Addressing the impact of violence

Promise Heights is bigger than any single grant or program

Andrea McDaniels' excellent series on the trauma associated with violence and The Sun's editorial both mention Promise Heights, the cradle to college effort to help children, parents, schools and communities address the aftermath of early trauma ("Advocates aim to save Baltimore children from impact of violence," Dec. 13).

This effort is now focused in Upton/Druid Heights and led by the University of Maryland School of Social Work. But the work must be everyone's.

A federal Promise Neighborhood planning grant awarded in 2012 ends in one week, and although we have used those funds to make significant progress and start many services, the support has been much broader.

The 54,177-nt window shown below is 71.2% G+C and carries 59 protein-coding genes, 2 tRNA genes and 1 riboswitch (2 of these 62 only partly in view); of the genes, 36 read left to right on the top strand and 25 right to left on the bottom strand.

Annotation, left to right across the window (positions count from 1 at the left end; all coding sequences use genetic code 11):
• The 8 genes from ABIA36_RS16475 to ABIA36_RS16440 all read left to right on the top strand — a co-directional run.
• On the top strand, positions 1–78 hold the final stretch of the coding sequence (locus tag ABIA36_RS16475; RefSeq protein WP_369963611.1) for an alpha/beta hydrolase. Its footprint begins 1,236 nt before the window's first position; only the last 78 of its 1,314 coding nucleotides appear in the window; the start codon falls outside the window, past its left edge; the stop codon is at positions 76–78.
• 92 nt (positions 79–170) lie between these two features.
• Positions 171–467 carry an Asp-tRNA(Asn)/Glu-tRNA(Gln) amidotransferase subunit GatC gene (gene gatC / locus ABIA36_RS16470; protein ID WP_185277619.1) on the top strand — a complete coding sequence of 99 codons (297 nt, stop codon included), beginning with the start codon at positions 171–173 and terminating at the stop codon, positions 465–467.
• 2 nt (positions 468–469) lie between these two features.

In addition to our many partners at the University of Maryland Baltimore, we have partners in foundations, in the Baltimore City Schools, in the Family League and among banks, churches and others. We need this continued investment and a wider circle of those who can help to change the culture of violence and, preventively, the culture of school and family life.

We are hoping for the possibility of additional federal dollars through a CHOICE grant or a future Promise Neighborhoods implementation grant. But what we are sure of is that Promise Heights is much bigger than any single grant or program. This is a comprehensive, place-based initiative that we expect to expand and become as deeply rooted here as is the Harlem Children's Zone in New York City.

Richard P. Barth, Baltimore

The writer is dean of the University of Maryland School of Social Work.

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